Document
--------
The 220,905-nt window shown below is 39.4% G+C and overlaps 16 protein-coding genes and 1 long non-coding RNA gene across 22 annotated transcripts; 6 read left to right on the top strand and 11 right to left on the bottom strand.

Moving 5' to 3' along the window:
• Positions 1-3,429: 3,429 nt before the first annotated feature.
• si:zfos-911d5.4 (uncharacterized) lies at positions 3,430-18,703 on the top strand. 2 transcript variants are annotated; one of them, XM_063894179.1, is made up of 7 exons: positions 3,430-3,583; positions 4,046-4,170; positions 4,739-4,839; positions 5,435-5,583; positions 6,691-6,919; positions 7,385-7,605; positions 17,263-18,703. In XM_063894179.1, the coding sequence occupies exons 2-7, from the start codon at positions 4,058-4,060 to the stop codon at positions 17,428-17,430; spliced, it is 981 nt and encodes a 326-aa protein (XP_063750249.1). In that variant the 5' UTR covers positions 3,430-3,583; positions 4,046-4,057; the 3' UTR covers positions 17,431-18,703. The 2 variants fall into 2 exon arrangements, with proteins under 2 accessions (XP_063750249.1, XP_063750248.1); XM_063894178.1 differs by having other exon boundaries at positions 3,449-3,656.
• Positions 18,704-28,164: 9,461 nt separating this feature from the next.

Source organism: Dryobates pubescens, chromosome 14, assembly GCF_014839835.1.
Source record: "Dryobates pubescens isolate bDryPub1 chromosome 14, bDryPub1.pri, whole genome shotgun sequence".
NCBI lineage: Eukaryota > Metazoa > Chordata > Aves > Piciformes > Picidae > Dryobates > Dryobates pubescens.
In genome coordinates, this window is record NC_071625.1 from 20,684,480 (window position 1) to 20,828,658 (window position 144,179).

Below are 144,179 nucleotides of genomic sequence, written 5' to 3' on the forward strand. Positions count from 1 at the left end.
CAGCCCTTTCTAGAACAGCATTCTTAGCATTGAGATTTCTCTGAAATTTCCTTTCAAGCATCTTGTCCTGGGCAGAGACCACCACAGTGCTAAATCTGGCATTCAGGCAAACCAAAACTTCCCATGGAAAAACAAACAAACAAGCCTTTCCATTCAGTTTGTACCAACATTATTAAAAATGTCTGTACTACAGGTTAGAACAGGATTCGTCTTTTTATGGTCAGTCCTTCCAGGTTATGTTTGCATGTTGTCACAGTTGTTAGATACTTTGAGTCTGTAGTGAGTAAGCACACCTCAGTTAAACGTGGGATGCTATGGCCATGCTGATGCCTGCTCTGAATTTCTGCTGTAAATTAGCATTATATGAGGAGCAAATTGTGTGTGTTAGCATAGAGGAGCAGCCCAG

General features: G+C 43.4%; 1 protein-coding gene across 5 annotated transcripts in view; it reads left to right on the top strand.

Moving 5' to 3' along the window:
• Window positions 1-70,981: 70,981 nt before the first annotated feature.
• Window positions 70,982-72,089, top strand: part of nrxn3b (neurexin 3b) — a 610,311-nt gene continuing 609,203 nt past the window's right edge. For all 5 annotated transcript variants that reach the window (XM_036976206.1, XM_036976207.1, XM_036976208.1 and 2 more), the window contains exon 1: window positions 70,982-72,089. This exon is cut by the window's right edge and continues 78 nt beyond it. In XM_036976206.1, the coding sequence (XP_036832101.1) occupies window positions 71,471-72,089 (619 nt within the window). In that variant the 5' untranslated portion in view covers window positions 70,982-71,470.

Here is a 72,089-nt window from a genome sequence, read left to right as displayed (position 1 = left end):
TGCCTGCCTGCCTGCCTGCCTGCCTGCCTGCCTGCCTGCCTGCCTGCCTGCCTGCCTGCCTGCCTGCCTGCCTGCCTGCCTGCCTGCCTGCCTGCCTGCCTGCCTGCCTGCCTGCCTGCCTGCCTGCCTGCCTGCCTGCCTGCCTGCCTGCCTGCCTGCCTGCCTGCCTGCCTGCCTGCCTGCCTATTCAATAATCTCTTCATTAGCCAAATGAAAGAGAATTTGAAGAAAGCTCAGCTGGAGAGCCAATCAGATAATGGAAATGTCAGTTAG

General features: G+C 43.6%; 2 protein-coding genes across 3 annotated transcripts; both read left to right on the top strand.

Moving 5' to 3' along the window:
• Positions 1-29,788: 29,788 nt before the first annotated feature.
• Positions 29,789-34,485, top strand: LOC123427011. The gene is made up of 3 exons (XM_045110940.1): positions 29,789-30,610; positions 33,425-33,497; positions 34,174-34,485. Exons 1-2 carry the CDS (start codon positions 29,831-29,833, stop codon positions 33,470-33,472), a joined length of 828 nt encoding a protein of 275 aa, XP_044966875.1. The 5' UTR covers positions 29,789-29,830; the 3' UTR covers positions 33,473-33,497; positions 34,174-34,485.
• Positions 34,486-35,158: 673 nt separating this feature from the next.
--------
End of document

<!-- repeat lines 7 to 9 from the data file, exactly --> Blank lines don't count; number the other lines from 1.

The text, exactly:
Source record: "Dryobates pubescens isolate bDryPub1 chromosome 14, bDryPub1.pri, whole genome shotgun sequence".
NCBI lineage: Eukaryota > Metazoa > Chordata > Aves > Piciformes > Picidae > Dryobates > Dryobates pubescens.
In genome coordinates, this window is record NC_071625.1 from 20,684,480 (window position 1) to 20,828,658 (window position 144,179).